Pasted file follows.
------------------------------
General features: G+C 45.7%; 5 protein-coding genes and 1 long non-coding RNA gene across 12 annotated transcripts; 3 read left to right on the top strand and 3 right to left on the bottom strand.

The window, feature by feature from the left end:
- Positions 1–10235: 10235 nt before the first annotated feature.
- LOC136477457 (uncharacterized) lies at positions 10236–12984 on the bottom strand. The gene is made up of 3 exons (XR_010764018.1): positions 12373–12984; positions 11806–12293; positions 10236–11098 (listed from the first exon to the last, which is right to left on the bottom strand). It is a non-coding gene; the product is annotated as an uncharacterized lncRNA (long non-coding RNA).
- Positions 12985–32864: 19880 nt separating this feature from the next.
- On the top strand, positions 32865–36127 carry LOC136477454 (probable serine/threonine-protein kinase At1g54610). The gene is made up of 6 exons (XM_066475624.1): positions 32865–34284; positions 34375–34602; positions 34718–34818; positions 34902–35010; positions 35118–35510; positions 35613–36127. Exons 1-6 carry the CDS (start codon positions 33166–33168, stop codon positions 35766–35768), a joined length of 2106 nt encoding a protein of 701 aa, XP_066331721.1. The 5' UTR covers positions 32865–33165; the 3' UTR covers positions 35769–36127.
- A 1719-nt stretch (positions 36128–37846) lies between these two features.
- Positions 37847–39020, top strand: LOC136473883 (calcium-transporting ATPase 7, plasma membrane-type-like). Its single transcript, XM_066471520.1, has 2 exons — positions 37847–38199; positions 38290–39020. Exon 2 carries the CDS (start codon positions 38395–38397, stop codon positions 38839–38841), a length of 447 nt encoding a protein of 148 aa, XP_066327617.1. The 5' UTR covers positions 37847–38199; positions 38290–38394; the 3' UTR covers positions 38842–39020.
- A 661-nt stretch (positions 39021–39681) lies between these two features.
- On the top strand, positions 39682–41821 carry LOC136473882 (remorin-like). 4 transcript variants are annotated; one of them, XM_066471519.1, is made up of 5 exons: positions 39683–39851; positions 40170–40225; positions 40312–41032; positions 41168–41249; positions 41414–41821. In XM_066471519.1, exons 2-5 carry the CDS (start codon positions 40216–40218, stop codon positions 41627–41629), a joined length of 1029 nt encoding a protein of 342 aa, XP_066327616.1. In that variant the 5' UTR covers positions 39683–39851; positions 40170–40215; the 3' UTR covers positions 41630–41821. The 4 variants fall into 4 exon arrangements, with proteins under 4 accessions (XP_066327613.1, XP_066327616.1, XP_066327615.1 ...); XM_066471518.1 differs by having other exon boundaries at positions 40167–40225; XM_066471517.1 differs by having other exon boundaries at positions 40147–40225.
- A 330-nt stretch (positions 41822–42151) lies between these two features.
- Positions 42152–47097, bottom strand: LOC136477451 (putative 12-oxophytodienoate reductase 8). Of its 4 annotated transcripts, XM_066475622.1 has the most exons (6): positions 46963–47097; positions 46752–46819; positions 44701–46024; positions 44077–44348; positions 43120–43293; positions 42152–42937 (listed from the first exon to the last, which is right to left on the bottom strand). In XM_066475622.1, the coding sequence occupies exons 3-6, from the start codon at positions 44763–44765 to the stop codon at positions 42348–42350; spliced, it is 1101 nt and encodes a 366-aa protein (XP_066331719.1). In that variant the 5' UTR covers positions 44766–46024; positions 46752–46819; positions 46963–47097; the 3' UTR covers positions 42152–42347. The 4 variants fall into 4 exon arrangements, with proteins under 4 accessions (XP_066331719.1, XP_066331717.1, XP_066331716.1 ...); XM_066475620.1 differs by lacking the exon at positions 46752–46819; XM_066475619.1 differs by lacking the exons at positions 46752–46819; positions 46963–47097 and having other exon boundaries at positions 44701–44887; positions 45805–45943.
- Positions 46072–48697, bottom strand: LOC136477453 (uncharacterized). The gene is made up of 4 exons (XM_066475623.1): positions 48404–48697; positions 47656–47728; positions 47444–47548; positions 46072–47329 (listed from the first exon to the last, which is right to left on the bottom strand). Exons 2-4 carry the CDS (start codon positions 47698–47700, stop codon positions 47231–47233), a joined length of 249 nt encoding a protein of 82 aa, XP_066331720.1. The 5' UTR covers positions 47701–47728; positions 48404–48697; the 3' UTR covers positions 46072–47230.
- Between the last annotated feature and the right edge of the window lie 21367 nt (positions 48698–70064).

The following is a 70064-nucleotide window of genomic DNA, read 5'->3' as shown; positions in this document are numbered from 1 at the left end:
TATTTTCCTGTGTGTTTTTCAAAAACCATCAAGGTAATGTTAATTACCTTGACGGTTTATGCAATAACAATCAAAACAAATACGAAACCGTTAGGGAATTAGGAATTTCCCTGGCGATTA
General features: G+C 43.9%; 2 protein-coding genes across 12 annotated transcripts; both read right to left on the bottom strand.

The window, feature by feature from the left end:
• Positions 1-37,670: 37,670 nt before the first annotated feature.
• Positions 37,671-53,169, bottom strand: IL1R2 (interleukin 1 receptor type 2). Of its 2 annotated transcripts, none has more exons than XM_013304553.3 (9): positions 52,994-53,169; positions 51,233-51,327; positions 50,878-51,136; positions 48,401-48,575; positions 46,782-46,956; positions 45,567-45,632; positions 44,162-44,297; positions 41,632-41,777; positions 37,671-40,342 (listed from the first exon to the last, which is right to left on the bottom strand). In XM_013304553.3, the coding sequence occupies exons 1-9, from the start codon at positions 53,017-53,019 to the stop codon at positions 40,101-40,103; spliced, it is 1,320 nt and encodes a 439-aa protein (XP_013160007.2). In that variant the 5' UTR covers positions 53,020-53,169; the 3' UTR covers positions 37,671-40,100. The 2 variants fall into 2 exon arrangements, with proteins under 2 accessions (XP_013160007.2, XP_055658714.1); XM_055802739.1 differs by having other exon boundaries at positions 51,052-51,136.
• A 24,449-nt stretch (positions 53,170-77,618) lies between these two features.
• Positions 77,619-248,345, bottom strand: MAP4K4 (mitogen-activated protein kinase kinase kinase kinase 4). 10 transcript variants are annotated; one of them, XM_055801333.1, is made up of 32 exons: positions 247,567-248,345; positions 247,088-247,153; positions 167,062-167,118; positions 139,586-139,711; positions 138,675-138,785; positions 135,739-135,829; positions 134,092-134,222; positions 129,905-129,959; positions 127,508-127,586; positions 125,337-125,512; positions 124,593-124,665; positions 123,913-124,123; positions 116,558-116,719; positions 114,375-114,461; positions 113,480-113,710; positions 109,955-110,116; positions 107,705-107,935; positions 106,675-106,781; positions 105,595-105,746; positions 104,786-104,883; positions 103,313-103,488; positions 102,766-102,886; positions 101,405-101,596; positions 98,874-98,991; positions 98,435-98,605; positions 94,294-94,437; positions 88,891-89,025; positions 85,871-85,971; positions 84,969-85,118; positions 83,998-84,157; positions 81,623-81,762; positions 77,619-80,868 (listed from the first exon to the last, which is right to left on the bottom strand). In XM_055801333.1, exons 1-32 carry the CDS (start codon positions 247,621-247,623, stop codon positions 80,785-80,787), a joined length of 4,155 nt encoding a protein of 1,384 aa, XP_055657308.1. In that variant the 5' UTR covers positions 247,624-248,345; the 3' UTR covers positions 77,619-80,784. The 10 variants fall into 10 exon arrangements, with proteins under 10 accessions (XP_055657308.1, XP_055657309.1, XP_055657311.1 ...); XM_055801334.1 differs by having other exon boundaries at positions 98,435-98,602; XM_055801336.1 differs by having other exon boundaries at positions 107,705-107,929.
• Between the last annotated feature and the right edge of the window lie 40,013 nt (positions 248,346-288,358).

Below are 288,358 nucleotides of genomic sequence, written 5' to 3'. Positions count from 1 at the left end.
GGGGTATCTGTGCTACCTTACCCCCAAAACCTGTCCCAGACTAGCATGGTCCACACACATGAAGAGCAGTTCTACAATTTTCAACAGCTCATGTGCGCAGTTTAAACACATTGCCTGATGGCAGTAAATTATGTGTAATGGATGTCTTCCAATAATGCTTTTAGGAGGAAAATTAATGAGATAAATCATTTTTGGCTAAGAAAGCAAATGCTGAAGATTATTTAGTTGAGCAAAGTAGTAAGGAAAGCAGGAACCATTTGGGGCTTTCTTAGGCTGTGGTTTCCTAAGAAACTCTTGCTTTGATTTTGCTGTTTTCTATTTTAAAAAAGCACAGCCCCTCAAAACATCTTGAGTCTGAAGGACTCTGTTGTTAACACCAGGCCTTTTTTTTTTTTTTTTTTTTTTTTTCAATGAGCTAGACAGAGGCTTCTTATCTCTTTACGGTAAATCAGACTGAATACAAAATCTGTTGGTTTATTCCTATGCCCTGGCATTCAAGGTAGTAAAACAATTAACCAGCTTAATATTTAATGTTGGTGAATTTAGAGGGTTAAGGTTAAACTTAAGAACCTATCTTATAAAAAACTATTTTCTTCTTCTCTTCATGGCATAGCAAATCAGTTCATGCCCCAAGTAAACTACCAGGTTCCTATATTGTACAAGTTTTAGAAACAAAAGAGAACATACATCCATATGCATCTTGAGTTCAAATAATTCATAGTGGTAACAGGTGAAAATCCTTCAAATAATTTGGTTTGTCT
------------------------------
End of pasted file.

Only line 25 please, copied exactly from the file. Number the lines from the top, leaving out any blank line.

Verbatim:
GGGGTATCTGTGCTACCTTACCCCCAAAACCTGTCCCAGACTAGCATGGTCCACACACATGAAGAGCAGTTCTACAATTTTCAACAGCTCATGTGCGCAGTTTAAACACATTGCCTGATGGCAGTAAATTATGTGTAATGGATGTCTTCCAATAATGCTTTTAGGAGGAAAATTAATGAGATAAATCATTTTTGGCTAAGAAAGCAAATGCTGAAGATTATTTAGTTGAGCAAAGTAGTAAGGAAAGCAGGAACCATTTGGGGCTTTCTTAGGCTGTGGTTTCCTAAGAAACTCTTGCTTTGATTTTGCTGTTTTCTATTTTAAAAAAGCACAGCCCCTCAAAACATCTTGAGTCTGAAGGACTCTGTTGTTAACACCAGGCCTTTTTTTTTTTTTTTTTTTTTTTTTCAATGAGCTAGACAGAGGCTTCTTATCTCTTTACGGTAAATCAGACTGAATACAAAATCTGTTGGTTTATTCCTATGCCCTGGCATTCAAGGTAGTAAAACAATTAACCAGCTTAATATTTAATGTTGGTGAATTTAGAGGGTTAAGGTTAAACTTAAGAACCTATCTTATAAAAAACTATTTTCTTCTTCTCTTCATGGCATAGCAAATCAGTTCATGCCCCAAGTAAACTACCAGGTTCCTATATTGTACAAGTTTTAGAAACAAAAGAGAACATACATCCATATGCATCTTGAGTTCAAATAATTCATAGTGGTAACAGGTGAAAATCCTTCAAATAATTTGGTTTGTCT